Australia's economic expansion sped up to an annual growth rate just short of three per cent in the September quarter.
The economy expanded by 0.6 per cent in the quarter, shy of the 0.7 per cent result expected by economists.
This left the annual rate at 2.8 per cent, up smartly from 1.8 per cent previously, as the 0.4 per cent growth contraction recorded in the September quarter 2016 dropped out of the equation.
Treasurer Scott Morrison labelled the national accounts "another encouraging set of numbers", reinforcing the government's economic strategy of this government that was based on driving growth through increased investment.
So far this year, Australia had experienced the strongest jobs growth in 40 years, with four out of five jobs being full-time, he said.
The latest growth figure was above the OECD average.
"This puts Australia back up towards the top of the pack for major advanced economies around the world," Mr Morrison told reporters in Canberra on Wednesday.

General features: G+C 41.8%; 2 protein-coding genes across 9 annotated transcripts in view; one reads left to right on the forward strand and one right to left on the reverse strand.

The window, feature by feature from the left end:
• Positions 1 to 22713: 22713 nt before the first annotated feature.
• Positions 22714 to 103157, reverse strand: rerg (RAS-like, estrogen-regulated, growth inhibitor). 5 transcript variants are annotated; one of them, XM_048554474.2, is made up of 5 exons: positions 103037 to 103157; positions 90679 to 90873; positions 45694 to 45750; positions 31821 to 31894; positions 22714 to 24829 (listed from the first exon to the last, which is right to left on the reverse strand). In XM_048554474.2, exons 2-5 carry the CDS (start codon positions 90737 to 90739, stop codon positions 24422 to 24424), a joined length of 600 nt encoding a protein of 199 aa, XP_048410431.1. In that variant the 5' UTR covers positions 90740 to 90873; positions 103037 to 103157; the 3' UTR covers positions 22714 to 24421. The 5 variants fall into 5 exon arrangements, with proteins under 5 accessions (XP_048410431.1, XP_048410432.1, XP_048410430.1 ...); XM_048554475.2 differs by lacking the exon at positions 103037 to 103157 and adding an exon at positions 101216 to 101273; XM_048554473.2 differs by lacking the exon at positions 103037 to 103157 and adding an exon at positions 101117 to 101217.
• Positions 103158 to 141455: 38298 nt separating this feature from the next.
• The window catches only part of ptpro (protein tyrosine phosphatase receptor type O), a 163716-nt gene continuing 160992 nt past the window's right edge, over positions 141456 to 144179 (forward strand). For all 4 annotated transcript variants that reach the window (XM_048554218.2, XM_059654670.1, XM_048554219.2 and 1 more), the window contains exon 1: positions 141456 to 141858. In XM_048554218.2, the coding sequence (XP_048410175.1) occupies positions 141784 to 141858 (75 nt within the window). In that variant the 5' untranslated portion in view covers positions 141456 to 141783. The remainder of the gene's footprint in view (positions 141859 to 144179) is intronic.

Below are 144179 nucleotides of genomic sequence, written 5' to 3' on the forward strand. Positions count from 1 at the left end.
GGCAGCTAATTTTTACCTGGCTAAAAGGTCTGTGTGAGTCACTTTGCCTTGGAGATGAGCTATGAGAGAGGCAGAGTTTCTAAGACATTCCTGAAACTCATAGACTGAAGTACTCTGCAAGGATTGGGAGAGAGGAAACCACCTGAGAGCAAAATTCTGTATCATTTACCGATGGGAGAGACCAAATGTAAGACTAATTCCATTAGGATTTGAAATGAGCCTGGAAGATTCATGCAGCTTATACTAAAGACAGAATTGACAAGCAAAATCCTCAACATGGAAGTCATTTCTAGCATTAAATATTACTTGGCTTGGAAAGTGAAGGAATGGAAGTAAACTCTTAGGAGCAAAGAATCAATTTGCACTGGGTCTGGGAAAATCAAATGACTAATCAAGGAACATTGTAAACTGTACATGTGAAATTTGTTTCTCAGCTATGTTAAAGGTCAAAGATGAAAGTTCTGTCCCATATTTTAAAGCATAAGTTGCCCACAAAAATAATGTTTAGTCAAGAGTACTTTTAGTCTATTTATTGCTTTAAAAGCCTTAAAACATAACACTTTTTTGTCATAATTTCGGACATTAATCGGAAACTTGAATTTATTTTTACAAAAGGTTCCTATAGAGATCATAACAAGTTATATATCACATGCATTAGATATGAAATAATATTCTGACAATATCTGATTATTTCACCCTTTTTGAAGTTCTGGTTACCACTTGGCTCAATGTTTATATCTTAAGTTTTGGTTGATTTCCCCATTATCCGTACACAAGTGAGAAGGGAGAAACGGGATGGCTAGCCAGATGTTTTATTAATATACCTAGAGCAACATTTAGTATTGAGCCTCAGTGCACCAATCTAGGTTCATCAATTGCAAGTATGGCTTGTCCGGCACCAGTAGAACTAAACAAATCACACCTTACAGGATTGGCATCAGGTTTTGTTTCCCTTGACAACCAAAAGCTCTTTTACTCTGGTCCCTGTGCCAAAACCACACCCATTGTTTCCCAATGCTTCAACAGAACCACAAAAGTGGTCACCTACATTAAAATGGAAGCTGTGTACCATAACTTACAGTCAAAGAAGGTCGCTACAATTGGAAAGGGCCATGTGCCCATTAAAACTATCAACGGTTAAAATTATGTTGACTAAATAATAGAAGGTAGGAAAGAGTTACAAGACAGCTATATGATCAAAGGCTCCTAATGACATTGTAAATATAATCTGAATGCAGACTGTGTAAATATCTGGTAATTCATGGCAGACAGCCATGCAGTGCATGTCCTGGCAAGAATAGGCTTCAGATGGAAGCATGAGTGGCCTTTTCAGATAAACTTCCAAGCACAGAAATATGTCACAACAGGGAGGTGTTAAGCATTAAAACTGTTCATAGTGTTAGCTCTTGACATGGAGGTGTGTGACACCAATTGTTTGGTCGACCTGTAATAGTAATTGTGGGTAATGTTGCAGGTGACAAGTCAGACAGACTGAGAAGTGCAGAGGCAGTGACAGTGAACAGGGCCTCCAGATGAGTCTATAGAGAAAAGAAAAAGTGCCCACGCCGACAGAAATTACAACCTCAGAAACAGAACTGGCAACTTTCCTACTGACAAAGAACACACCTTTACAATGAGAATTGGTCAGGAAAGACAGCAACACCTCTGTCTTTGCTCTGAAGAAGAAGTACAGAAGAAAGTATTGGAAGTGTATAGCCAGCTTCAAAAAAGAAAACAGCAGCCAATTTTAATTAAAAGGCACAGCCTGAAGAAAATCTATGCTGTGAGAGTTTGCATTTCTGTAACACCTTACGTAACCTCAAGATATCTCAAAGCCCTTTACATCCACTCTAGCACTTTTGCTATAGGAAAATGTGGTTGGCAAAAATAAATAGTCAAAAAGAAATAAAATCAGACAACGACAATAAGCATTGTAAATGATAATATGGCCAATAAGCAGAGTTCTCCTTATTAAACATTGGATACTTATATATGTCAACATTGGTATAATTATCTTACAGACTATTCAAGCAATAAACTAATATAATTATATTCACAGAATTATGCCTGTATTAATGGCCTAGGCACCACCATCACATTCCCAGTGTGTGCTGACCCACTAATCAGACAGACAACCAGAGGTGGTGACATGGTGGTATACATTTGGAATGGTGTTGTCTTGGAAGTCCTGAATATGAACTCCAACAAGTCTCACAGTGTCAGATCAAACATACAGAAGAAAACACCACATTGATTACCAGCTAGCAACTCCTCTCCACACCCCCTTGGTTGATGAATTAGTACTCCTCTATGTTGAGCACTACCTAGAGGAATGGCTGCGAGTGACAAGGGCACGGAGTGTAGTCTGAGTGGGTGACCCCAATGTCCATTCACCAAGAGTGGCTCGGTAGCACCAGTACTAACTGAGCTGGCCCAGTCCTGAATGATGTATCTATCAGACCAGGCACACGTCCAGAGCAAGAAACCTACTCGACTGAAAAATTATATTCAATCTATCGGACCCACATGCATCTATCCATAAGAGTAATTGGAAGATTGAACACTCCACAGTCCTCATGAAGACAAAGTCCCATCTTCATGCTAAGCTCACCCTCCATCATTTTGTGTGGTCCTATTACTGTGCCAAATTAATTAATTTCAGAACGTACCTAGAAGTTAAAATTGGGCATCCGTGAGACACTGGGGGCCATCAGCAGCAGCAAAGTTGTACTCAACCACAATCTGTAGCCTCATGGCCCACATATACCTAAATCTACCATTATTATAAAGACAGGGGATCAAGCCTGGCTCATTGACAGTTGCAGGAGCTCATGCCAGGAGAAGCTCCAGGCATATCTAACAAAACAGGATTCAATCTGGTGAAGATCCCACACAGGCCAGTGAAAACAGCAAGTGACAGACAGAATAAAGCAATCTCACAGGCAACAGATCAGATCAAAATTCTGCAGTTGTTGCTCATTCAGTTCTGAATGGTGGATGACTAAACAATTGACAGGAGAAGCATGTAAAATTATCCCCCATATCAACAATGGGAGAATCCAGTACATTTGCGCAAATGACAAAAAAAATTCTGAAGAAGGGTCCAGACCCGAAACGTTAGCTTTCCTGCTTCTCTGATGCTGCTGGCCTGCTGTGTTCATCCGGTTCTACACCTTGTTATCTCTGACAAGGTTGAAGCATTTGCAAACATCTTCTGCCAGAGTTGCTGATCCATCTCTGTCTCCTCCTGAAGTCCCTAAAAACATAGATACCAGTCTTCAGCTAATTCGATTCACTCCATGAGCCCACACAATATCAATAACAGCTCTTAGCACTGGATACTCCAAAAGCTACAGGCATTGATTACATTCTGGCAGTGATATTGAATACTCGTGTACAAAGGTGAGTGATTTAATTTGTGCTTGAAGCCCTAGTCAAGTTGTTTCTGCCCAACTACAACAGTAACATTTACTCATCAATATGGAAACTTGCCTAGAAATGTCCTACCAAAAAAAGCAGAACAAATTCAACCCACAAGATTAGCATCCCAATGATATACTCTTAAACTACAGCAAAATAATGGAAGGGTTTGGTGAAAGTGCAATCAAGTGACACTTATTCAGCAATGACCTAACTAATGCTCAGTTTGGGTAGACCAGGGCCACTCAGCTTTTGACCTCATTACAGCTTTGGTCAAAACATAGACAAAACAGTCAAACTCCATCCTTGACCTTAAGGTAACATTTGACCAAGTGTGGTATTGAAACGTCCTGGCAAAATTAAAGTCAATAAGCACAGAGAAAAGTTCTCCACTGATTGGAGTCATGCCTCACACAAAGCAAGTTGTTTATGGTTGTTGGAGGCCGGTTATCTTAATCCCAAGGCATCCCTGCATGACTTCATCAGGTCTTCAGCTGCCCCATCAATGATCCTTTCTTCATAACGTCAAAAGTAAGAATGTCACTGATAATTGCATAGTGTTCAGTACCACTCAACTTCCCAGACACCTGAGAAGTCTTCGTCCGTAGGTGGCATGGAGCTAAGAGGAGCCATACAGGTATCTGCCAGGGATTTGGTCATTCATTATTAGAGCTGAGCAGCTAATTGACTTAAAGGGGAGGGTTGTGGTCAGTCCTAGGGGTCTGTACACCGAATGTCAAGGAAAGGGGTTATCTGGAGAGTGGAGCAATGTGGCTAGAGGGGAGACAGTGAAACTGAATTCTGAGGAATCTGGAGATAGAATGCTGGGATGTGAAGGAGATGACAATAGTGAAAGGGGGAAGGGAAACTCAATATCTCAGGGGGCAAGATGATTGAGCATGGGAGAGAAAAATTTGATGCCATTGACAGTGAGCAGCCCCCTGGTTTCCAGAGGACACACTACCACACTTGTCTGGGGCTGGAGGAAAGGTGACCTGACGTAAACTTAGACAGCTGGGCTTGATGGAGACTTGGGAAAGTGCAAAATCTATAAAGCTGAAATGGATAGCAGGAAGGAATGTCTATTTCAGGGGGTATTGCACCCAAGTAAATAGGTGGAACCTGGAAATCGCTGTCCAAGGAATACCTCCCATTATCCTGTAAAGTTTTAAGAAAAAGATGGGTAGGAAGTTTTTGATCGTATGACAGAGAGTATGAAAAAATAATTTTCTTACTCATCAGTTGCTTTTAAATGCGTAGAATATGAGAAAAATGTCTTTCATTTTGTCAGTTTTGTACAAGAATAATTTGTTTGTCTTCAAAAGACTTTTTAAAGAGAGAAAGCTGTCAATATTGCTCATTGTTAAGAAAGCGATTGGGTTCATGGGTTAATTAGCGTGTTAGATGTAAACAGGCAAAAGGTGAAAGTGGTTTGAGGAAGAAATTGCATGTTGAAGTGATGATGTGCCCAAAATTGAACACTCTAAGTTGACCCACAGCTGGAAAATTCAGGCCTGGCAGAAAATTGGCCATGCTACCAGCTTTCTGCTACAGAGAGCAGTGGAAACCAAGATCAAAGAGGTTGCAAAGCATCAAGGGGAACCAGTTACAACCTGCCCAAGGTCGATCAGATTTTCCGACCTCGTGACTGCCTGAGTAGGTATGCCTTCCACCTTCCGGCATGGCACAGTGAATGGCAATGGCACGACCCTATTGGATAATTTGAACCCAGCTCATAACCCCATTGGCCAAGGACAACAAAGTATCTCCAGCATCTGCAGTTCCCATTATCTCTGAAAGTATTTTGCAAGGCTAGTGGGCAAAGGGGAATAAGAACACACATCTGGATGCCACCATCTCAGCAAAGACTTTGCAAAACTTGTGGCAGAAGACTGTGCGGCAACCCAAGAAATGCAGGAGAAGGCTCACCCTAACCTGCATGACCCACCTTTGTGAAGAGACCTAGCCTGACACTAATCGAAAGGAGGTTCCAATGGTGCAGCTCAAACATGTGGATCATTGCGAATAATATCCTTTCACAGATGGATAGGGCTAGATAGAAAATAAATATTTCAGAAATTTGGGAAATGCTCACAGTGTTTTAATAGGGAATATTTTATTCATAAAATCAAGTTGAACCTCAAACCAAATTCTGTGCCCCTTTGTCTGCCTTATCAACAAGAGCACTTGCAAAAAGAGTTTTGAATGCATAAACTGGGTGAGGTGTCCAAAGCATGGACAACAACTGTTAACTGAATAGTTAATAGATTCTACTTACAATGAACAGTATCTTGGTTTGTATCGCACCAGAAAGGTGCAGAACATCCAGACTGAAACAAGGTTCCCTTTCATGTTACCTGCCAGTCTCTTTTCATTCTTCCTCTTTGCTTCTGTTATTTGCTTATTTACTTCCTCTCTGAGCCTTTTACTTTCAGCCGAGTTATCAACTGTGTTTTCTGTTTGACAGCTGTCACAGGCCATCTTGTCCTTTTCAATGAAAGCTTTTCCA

He noted household consumption was "soft", but October saw some improved retail figures.
"I would hope Australians are feeling in a position where they can go out and celebrate this Christmas and holiday season and I'm sure their kids are hoping they will be spending," he said.
The main driver of economic growth had been public and private investment.
Private investment's contribution to growth tripled in the quarter, while public investment was up 12.6 per cent over the year.
Defence force spending was up 31 per cent over the year.
Leaving the cash rate at a record-low 1.5 per cent on Tuesday, Reserve Bank governor Philip Lowe said he expected GDP growth to average around three per cent over the next few years.
Treasury will use the national accounts to refine its own forecasts for the mid-year budget review, which will be handed down by Mr Morrison later this month.